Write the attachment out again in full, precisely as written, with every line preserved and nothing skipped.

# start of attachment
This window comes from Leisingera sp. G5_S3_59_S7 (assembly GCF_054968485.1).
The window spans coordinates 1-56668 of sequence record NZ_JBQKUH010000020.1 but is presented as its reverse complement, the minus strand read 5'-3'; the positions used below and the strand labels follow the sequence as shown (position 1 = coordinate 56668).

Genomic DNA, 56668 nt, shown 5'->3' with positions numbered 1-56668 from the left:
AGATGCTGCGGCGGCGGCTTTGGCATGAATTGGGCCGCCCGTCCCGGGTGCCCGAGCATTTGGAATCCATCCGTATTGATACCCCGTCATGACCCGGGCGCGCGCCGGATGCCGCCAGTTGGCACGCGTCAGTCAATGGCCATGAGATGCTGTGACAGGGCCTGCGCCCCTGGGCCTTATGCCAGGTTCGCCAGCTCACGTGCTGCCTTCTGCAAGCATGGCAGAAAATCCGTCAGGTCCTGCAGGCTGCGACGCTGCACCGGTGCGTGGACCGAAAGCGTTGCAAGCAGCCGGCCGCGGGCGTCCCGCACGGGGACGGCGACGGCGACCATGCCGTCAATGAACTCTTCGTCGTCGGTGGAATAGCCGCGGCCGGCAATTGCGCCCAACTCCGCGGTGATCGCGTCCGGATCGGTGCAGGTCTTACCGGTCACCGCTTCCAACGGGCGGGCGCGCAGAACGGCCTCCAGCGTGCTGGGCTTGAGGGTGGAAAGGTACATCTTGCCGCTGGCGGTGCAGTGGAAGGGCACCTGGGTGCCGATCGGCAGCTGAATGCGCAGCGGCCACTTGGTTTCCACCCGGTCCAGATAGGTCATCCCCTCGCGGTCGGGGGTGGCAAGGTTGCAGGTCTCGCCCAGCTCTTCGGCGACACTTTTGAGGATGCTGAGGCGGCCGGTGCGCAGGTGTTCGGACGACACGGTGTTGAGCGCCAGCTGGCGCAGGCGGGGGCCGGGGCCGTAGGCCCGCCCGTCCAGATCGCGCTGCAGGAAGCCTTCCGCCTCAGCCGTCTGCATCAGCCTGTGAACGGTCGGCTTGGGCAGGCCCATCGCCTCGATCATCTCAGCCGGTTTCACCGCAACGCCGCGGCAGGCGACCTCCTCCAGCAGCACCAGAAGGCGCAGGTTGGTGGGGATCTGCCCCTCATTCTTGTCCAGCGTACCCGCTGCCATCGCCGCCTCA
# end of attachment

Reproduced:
This window comes from Leisingera sp. G5_S3_59_S7 (assembly GCF_054968485.1).
The window spans coordinates 1-56668 of sequence record NZ_JBQKUH010000020.1 but is presented as its reverse complement, the minus strand read 5'-3'; the positions used below and the strand labels follow the sequence as shown (position 1 = coordinate 56668).

Genomic DNA, 56668 nt, shown 5'->3' with positions numbered 1-56668 from the left:
AGATGCTGCGGCGGCGGCTTTGGCATGAATTGGGCCGCCCGTCCCGGGTGCCCGAGCATTTGGAATCCATCCGTATTGATACCCCGTCATGACCCGGGCGCGCGCCGGATGCCGCCAGTTGGCACGCGTCAGTCAATGGCCATGAGATGCTGTGACAGGGCCTGCGCCCCTGGGCCTTATGCCAGGTTCGCCAGCTCACGTGCTGCCTTCTGCAAGCATGGCAGAAAATCCGTCAGGTCCTGCAGGCTGCGACGCTGCACCGGTGCGTGGACCGAAAGCGTTGCAAGCAGCCGGCCGCGGGCGTCCCGCACGGGGACGGCGACGGCGACCATGCCGTCAATGAACTCTTCGTCGTCGGTGGAATAGCCGCGGCCGGCAATTGCGCCCAACTCCGCGGTGATCGCGTCCGGATCGGTGCAGGTCTTACCGGTCACCGCTTCCAACGGGCGGGCGCGCAGAACGGCCTCCAGCGTGCTGGGCTTGAGGGTGGAAAGGTACATCTTGCCGCTGGCGGTGCAGTGGAAGGGCACCTGGGTGCCGATCGGCAGCTGAATGCGCAGCGGCCACTTGGTTTCCACCCGGTCCAGATAGGTCATCCCCTCGCGGTCGGGGGTGGCAAGGTTGCAGGTCTCGCCCAGCTCTTCGGCGACACTTTTGAGGATGCTGAGGCGGCCGGTGCGCAGGTGTTCGGACGACACGGTGTTGAGCGCCAGCTGGCGCAGGCGGGGGCCGGGGCCGTAGGCCCGCCCGTCCAGATCGCGCTGCAGGAAGCCTTCCGCCTCAGCCGTCTGCATCAGCCTGTGAACGGTCGGCTTGGGCAGGCCCATCGCCTCGATCATCTCAGCCGGTTTCACCGCAACGCCGCGGCAGGCGACCTCCTCCAGCAGCACCAGAAGGCGCAGGTTGGTGGGGATCTGCCCCTCATTCTTGTCCAGCGTACCCGCTGCCATCGCCGCCTCA